They meet as Comrades in Arms. Veterans and horses, both wounded by life, gather monthly in small groups in a Medina, OH barn to share and heal. Among them is John, 74, of Brunswick, a Vietnam Army vet whose days emptied with the death of his wife four years ago. On the barn’s hoof-packed dirt these encounters play out over and over as participants work to reckon with combat-related trauma-PTSD, anger, anxiety, substance abuse, relationship challenges and other issues. Using the principles of equine-assisted therapy, an equine therapy specialist and one or more of the rescued horses, themselves traumatized by previous neglect and abuse, work with the group to get to the heart of what may be standing in the way of moving forward on a path toward healing. Like the veterans, the horses are acutely aware of their surroundings. As prey animals, their intuition and survival instincts naturally mirror what’s going on with individuals and the environment around them. Says John: “You can’t hide your emotions from them; their own past suffering seems to just makes them more in-tune with people suffering from trauma. I can’t explain it, but I can tell you, these guys saved my life.”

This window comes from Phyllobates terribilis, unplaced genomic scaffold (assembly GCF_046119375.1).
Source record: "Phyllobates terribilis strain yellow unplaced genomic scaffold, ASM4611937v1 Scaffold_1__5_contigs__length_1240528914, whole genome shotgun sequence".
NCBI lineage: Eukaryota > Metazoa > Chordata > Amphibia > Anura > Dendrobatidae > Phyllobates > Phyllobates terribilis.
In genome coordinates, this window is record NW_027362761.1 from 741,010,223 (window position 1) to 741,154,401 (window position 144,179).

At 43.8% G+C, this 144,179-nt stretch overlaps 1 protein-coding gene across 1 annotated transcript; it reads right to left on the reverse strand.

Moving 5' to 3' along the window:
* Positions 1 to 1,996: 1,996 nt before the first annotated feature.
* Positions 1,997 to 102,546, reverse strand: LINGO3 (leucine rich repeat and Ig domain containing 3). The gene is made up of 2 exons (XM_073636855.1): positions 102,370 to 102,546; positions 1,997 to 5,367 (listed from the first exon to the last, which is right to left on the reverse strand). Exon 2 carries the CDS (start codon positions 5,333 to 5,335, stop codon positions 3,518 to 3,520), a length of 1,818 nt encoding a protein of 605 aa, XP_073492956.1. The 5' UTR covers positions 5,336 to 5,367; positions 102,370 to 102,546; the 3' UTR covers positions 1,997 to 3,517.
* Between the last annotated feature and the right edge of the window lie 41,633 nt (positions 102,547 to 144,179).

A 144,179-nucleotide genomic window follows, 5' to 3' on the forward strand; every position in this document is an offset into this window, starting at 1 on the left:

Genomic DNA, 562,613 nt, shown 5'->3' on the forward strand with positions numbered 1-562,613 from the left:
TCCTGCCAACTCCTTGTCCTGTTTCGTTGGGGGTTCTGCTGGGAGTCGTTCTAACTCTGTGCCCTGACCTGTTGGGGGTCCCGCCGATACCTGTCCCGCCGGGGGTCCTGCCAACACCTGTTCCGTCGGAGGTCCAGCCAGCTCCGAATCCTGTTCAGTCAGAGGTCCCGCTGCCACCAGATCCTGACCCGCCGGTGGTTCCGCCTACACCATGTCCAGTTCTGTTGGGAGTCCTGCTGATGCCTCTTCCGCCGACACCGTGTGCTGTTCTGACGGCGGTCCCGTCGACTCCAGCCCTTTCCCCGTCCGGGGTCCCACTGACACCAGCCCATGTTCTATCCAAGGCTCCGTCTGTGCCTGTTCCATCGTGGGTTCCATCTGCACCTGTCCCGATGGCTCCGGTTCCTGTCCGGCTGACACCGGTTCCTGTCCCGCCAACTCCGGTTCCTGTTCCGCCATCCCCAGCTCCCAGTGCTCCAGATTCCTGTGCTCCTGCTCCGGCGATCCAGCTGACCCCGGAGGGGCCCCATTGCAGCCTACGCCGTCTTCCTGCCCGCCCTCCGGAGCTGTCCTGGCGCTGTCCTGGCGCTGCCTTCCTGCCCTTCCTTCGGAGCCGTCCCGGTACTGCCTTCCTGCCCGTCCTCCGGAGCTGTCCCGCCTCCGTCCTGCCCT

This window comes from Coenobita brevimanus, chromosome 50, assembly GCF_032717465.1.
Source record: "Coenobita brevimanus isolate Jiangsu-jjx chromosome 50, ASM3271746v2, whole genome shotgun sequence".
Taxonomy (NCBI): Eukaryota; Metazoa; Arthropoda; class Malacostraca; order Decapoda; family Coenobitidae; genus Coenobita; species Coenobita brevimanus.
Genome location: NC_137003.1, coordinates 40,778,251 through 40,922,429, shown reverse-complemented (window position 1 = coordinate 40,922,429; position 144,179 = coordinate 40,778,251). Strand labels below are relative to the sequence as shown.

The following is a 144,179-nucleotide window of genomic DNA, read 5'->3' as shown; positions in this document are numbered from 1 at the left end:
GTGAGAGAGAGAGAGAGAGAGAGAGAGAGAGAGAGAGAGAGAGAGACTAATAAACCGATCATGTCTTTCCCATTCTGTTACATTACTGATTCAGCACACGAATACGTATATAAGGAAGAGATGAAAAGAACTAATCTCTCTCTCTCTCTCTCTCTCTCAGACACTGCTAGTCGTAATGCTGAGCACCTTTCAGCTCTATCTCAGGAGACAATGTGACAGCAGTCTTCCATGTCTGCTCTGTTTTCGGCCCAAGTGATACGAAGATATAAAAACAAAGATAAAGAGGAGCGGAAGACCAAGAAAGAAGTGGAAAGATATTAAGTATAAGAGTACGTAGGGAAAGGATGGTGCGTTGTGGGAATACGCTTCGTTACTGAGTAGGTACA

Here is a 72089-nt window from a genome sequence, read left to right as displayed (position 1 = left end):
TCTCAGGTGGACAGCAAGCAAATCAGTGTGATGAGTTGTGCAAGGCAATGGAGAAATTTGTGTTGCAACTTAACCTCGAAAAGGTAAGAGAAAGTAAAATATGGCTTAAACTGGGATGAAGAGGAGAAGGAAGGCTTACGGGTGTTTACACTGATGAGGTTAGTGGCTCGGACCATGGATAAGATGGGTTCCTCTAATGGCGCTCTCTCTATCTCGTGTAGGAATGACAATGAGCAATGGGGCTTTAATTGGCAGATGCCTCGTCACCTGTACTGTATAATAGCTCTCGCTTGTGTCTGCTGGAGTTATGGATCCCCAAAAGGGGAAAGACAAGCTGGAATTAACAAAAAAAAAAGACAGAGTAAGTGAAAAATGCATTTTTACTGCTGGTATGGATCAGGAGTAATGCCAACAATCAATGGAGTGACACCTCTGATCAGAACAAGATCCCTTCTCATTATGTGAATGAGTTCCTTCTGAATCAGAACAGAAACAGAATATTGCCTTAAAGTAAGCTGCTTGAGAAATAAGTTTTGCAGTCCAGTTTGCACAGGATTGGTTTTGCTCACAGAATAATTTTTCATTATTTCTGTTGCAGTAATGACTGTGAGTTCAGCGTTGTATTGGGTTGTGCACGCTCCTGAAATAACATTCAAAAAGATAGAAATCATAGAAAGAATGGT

The horses are not ridden, due to their own physical, mental or emotional problems. But they do participate in activities with the vets, such as walking, completing modest obstacle courses and trust exercises designed to build confidence and team work.
Forever Amber Acres programs are offered free to military veterans and family members through grant funding, sponsorships and donations. Over 200 military veterans have received free services during the past four years.